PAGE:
Paul’s letter to the Galatians ranks among the earliest writings we have from the movement that became Christianity. It therefore brings into sharp focus key issues of theological debate within the early Jesus movement, including how people in this community saw themselves.
In this letter, Paul identifies a specific challenge to identity formation in the Messiah that is facing the church in Galatia. The particular question of whether gentile converts needed to be circumcised, which is the direct impetus for Paul’s writing the letter, provides a basis from which Paul can expound a broader vision of membership in the Messiah community. Arguing against factions that would exclude Gentile converts failing to adopt Torah, Paul masterfully explores the logic of a New Age instantiated by Messiah Jesus, the new requirements for family belonging, and the reciprocal faithfulness of Jesus and believers which is the foundation of righteousness.
Across two courses (totaling 37 lectures), Prof. Wright walks students through Paul’s argument step by step, clarifying difficult translational matters, navigating the messy history of soteriology and interpretation since the Reformation. He then clears a path back to the original concerns of the time to help us see afresh what Paul saw as the heart of the New Age.
Part One of the course, Identifying the Messiah Community, covers Galatians up through 3:18, focusing on the formation of an inclusive community, with a proper understanding of ‘faith’ and ‘righteousness’ as terms of social definition. What does it mean to be individuals ‘in the Messiah,’ and how does this relate to promised family of Abraham? The inter-faith squabble of Galatians affords modern readers a window into the earliest working out of crucial Christian theological matters such as the Trinity, Incarnation, Atonement, and ultimate destiny. As such, it is indispensable for today as a document establishing the very foundations of our shared life in Christ.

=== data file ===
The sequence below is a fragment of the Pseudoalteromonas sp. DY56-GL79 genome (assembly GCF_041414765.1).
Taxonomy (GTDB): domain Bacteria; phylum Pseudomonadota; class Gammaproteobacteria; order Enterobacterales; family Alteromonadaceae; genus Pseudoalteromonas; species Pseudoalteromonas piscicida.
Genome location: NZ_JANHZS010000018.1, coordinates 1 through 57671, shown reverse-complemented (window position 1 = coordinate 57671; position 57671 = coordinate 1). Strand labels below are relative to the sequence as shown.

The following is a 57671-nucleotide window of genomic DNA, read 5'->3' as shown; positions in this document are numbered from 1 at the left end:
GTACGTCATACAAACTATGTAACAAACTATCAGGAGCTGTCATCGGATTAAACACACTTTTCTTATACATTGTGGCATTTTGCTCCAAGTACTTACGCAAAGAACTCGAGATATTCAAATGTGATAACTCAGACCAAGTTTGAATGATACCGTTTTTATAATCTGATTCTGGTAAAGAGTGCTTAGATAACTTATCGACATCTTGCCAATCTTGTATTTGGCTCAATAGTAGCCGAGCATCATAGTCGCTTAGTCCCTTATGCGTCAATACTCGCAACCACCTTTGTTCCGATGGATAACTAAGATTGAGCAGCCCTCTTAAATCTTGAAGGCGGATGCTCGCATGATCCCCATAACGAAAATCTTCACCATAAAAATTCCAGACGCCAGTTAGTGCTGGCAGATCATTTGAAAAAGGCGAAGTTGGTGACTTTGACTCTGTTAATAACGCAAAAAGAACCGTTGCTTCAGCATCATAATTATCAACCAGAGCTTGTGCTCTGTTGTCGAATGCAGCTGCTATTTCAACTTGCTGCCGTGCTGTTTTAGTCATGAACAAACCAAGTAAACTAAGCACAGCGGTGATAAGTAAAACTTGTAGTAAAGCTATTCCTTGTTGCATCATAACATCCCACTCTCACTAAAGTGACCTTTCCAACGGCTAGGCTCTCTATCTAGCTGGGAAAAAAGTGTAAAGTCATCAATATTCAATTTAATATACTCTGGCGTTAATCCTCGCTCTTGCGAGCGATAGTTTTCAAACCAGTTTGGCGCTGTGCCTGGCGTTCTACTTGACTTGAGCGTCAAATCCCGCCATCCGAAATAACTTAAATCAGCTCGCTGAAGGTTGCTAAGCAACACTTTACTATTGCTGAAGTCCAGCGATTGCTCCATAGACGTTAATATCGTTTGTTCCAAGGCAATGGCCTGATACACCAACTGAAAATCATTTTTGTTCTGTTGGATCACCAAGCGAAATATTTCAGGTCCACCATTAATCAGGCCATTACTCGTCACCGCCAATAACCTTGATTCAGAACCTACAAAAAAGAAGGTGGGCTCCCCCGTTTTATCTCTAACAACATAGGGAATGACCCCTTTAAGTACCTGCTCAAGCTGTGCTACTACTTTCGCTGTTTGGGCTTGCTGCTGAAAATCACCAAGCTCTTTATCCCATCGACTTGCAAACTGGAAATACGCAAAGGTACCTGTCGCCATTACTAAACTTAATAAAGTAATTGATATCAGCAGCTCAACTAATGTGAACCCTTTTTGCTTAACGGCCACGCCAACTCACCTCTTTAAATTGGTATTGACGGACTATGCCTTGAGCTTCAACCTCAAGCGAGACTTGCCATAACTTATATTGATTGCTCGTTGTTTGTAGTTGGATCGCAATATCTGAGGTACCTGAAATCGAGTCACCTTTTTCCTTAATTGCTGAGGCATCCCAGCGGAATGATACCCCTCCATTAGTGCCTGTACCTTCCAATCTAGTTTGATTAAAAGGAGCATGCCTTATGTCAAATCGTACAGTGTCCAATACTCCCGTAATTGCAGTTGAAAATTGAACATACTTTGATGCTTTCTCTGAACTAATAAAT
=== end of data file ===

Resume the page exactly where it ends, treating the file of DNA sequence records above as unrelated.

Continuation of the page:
What students will learn in this course:
Trace the significance of Paul’s autobiographical remarks to the theological claims of Galatians.
Discover how Paul fits Jesus into the story Israel told about its coming Messiah.
Explore the spatial underpinning of Paul’s theology of Messiah-faith.
Examine the socio-political controversies energizing early Christian membership arguments.
Chart the history of Galatians has been interpreted in the modern Western church.
Assess the context of words like faith, justification, and righteousness, and what they mean for membership in Christian community.
This course is for:
Students of the New Testament and/or early Christian thought.
Believers interested in the community foundations of the Jesus movement.
Pastors preparing sermon series or studies on Galatians.
Teachers hoping to dispel myths and clarify their theology.
Registered 501c3 non-profit organization Courses developed for N.T. Wright Online are made possible by the generous donations of people who support the Wisconsin Center for Christian Studies, Inc., a registered 501c3 non-profit organization. Tuition paid enables us to provide scholarships for those in need and allows us to fund new courses and translations of existing courses, and we are able to offer courses at significant discounts.